United States District Court, E.D. Tennessee
A. VARLANCHIEF UNITED STATES DISTRICT JUDGE.
pro se, William Chouinard, an inmate confined to the McMinn
County Justice Center, has submitted this civil rights
complaint for damages under 42 U.S.C. § 1983 [Doc. 2],
as well as an application for leave to proceed without
payment of fees or costs [Doc. 1].
The Filing Fee
on the financial data provided, Plaintiff's application
to proceed without prepayment of fees [Doc. 1] will be
GRANTED. Nonetheless, because Plaintiff is an inmate, he will
be ASSESSED the filing fee of three hundred and fifty dollars
($350). McGore v. Wrigglesworth, 114 F.3d 601, 607
(6th Cir. 1997), overruled on other grounds by Jones v.
Bock, 549 U.S. 199 (2007).
custodian of Plaintiff's inmate trust account at the
institution where he now resides shall submit, as an initial
partial payment, whichever is the greater of: (a) twenty
percent (20%) of the average monthly deposits to
Plaintiff's inmate trust account; or (b) twenty percent
(20%) of the average monthly balance in his inmate trust
account for the six-month period preceding the filing of the
complaint. 28 U.S.C. § 1915(b)(1)(A)-(B). Thereafter,
the trust account custodian shall submit twenty percent (20%)
of Plaintiff's preceding monthly income (or income
credited to his trust account for the preceding month), but
only when such monthly income exceeds $10.00, until the full
filing fee of $350 has been paid to the Clerk's Office.
McGore, 114 F.3d at 607.
should be sent to: Clerk, U.S. District Court; 800 Market
Street, Suite 130, Knoxville, Tennessee 37902. To ensure
compliance with the fee-collection procedure, the Clerk is
DIRECTED to mail a copy of this memorandum and order to the
custodian of inmate accounts at the institution where
Plaintiff is now confined. The Clerk is also DIRECTED to
furnish a copy of this memorandum and order to the
Court's financial deputy. This memorandum and order shall
be placed in Plaintiff's prison file and follow him if he
is transferred to another correctional institution.
further request contained within Plaintiff's motion to
proceed in forma pauperis is premature and will not
be decided at this time.
Screening Requirement Standard
the Prison Litigation Reform Act (“PLRA”)
district courts must screen prisoner complaints and sua
sponte dismiss those that are frivolous or malicious,
fail to state a claim for relief, or are against a defendant
who is immune. See, e.g., Benson v.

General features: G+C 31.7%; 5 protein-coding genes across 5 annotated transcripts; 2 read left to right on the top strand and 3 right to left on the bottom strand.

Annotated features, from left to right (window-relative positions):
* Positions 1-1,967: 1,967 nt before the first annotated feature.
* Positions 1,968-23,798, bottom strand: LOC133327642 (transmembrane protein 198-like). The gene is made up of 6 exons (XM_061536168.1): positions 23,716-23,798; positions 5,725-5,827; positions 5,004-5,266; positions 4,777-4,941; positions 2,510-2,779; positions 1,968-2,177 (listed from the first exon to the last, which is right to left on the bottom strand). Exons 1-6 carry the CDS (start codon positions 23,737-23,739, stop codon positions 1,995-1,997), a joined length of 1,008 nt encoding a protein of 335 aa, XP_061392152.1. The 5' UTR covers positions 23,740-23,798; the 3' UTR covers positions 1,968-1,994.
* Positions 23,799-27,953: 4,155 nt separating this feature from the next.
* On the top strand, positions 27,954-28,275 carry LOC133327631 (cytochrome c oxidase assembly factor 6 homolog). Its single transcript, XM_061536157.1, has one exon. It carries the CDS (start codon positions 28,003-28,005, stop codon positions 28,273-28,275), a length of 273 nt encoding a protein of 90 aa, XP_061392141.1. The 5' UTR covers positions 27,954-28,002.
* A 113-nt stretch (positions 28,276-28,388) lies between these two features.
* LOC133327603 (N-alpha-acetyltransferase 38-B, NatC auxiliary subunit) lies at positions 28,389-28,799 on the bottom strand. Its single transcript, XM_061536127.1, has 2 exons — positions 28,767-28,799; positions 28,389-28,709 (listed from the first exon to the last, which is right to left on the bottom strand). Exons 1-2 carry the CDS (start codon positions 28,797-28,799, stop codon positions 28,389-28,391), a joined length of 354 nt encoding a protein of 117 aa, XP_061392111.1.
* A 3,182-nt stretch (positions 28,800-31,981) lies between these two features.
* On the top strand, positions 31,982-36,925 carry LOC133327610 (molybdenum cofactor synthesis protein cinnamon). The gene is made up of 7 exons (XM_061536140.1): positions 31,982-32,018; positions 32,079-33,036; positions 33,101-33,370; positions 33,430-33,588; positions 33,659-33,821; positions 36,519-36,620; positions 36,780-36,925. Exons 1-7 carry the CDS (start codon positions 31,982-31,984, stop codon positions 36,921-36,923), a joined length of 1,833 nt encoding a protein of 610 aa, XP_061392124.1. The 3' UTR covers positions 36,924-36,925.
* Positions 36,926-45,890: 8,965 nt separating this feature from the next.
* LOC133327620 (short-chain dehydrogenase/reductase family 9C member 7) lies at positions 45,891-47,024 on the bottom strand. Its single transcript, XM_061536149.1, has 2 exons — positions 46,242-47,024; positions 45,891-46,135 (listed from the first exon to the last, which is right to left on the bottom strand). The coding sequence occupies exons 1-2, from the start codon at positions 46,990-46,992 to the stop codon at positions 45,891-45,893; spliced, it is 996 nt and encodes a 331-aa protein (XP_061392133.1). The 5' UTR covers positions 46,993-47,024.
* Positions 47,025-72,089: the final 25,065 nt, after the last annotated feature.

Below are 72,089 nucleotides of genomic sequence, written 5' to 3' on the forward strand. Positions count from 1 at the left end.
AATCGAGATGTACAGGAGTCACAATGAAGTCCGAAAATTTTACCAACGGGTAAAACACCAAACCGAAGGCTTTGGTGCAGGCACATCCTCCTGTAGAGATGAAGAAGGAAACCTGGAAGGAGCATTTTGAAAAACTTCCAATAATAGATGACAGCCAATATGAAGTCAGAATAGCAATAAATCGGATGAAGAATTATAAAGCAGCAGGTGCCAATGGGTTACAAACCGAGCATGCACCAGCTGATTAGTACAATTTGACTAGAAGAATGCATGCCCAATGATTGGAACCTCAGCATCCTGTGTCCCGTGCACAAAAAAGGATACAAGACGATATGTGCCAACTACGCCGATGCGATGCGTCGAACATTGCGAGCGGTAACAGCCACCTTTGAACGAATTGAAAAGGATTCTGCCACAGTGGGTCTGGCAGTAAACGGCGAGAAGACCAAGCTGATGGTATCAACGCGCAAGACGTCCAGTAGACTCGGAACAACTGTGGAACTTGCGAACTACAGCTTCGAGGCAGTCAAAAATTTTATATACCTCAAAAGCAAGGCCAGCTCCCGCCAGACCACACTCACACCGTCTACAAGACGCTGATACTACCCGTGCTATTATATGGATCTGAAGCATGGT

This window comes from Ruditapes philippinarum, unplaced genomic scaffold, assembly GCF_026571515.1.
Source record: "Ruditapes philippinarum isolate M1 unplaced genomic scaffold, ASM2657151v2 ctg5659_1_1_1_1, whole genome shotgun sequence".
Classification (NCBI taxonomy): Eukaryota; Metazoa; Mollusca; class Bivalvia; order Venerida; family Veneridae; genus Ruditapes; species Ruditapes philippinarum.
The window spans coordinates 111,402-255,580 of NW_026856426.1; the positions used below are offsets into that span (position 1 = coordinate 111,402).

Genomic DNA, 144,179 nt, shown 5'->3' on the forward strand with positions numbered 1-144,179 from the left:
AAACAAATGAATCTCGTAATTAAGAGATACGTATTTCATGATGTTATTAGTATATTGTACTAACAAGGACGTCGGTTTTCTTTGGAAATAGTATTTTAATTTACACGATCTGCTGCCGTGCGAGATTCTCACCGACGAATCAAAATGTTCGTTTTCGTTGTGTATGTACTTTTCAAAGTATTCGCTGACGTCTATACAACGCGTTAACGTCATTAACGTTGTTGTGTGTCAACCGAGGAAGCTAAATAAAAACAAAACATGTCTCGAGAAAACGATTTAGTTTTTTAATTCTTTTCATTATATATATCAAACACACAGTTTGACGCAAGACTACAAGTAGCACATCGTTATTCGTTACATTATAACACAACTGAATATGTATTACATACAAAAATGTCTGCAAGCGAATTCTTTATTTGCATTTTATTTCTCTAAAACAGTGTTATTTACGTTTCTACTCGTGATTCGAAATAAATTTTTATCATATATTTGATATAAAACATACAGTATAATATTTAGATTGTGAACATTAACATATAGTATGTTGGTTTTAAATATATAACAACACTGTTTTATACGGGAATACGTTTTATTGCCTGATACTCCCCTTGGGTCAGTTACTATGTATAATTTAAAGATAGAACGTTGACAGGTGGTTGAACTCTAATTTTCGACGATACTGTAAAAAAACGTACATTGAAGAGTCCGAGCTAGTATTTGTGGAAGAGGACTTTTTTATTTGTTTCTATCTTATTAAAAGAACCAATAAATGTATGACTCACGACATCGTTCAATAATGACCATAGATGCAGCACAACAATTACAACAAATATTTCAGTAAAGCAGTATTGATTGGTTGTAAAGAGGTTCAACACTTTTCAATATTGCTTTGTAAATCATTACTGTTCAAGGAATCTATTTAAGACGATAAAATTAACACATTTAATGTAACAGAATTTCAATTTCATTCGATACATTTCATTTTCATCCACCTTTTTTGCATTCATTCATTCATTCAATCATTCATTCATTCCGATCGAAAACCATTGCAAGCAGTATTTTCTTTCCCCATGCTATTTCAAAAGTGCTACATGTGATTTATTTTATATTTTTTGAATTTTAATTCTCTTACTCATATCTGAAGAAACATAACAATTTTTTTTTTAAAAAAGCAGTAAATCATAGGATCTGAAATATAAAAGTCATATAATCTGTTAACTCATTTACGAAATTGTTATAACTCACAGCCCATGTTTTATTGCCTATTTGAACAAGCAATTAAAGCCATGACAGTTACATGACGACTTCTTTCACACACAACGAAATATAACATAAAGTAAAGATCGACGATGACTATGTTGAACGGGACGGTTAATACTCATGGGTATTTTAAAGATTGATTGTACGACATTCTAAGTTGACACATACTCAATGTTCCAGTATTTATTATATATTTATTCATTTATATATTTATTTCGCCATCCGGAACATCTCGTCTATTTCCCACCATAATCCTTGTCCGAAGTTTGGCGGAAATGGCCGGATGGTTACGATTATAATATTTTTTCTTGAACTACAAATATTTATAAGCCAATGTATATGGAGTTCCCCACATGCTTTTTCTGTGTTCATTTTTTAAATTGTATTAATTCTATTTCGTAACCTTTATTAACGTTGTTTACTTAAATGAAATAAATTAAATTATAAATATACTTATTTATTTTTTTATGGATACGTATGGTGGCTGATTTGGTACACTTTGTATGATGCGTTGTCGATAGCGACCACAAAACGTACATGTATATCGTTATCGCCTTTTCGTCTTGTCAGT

O'Brian, 179 F.3d 1014 (6th Cir. 1999).
screening this complaint, the Court bears in mind that pro se
pleadings filed in civil rights cases must be liberally
construed and held to a less stringent standard than formal
pleadings drafted by lawyers. Haines v. Kerner, 404
U.S. 519, 520 (1972). Still, the pleading must be sufficient
“to state a claim to relief that is plausible on its
face, ” Bell Atlantic Corp. v. Twombly, 550
U.S. 544, 570 (2007), which simply means that the factual
content pled by a plaintiff must permit a court “to
draw the reasonable inference that the defendant is liable
for the misconduct alleged, ” Ashcroft v.
Iqbal, 556 U.S. 662, 678 (2009) (citing
Twombly, 550 U.S. at 556).
“facial plausibility” standard does not require
“detailed factual allegations, but it demands more than
an unadorned, the-defendant-unlawfully-harmed-me
accusation.” Id. (citations and internal
quotation marks omitted). The standard articulated in
Twombly and Iqbal “governs dismissals
for failure to state a claim under [28 U.S.C. §§
1915(e)(2) and 1915A] because the relevant statutory language
tracks the language in Rule 12(b)(6).” Hill v.
Lappin, 630 F.3d 468, 470-71 (6th Cir. 2010).
represents that he possesses “inalienable [sic] rights
to life, liberty and the pursuit of happiness” [Doc. 2
p. 2]. He argues that “[a]nything that is termed as a
victimless crime is merely a dictatorial violation of a
citizen's pursuit of happiness and violates every
foundation element of our [C]onstitution and [B]ill of
[R]ights” [Id.]. A real crime requires there
to be a victim [Id. at 3]. It is a violation of due
process for a statute or a government agent to be a
“complaining citizen” for the purpose of a
warrant on the accusation of a victimless crime
[Id.]. Plaintiff maintains that it is cruel and
unusual punishment to impose a loss of liberty if found
guilty of a victimless crime [Id. at 4]. Without a
proven victim, Plaintiff argues punishment of incarceration
of a year or more is unconstitutional [Id. at 7].
asserts that there must be a change to the Constitution, such
as the amendment that was added to the Bill of Rights
concerning alcohol [Id. at 5]. He states that
“[t]he loss of freedom for anything not considered a
crime . . . would require a new amendment to the
Constitution” [Id. at 6]. He likens ...